This is certainly an unusual situation. And is as far as I am aware untested in law. The question would arise as to whether the landlord would have owed you a duty of care as a neighbour with respect to the type of tenant in the property. In my view, especially in light of the length of t8me this has gone and the landlords knowledge of what was happening I would say yes. The landlord ought to have taken a more proactive approach in removing this tenant when he/she became aware of the clear health concerns posed by the tenant.

It may not be a straight forward case however and may be a lengthy litigious matter. This is because the landlord may argue that it was not foreseeable on his part that the tenant would have done what they did,

Customer: replied 18 days ago.
The landlord lives in London, so not a overly large distance from Walsall. To my knowledge, she has never been to the property even when had she finally had acess to her house. She cant imagine in how bad is. She uses excuses all the time and just waited for improvement in the tenants behaviour.
I have one more question, is it legal/right that the council canceled the formal interview and left the case cold because another officer said that it was a waste of public money?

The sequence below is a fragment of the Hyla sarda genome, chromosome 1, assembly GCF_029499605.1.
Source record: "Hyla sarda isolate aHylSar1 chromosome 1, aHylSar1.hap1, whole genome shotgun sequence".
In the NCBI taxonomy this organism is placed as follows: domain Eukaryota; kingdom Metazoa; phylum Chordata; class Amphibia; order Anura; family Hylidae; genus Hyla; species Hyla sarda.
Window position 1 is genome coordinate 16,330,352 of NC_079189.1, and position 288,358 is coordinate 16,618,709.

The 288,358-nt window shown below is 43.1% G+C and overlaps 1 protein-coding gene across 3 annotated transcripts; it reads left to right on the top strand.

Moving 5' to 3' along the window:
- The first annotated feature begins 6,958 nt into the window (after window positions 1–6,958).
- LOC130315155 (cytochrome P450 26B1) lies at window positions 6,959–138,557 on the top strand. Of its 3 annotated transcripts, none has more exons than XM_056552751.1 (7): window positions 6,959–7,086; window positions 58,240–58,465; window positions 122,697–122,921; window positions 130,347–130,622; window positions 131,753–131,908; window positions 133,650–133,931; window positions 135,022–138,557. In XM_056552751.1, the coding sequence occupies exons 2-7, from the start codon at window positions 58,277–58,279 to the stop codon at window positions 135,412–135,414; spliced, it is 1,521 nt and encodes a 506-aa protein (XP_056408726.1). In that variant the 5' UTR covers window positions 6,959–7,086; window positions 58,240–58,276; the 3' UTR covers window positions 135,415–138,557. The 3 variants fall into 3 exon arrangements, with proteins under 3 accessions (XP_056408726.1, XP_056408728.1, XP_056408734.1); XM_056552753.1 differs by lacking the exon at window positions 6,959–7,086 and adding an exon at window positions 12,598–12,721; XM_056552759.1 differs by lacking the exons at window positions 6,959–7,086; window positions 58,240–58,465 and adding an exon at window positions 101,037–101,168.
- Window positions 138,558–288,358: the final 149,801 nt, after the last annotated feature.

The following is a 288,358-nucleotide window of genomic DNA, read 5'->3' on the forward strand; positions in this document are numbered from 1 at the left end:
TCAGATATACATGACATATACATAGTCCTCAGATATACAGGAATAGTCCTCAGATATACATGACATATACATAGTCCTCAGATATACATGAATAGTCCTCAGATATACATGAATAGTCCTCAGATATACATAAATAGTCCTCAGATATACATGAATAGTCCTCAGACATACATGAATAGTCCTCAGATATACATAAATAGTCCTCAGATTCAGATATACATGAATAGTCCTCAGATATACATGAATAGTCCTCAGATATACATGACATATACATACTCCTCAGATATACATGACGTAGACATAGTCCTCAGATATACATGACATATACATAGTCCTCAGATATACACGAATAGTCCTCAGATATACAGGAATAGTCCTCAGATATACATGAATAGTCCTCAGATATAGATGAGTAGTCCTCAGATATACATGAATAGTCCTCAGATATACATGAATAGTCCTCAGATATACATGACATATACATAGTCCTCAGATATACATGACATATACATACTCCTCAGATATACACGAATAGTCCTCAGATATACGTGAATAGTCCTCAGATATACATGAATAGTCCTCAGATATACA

Customer: replied 18 days ago.
They did not want to take the case to court but just try to change their behaviour.

The council’s approach was wrong. They ought t9 have been more proactive in their approach. I would most certainly make a formal complaint against the council for its approach in handling the situation.

Customer: replied 16 days ago.
Thank you so much for your help.
I understand that this problem cannot be easily and quickly solved, I regret the approach to our situation on the part of the owner and Council, we can not accept that our daughter could not use her own room, because the smell of ammonia penetrated her room, our kitchen and dining room. The screams and noises at night also kept us awake.
Could you predict what costs are incurred when bringing a case to court ?
No unfortunately I am unable t9 make an assessment as to cost. This will ultimately depend on the length of the litigation.
ReadyLaw and other Property Law Specialists are ready to help you
Customer: replied 13 days ago.
Great service. Thank you

You are most welcome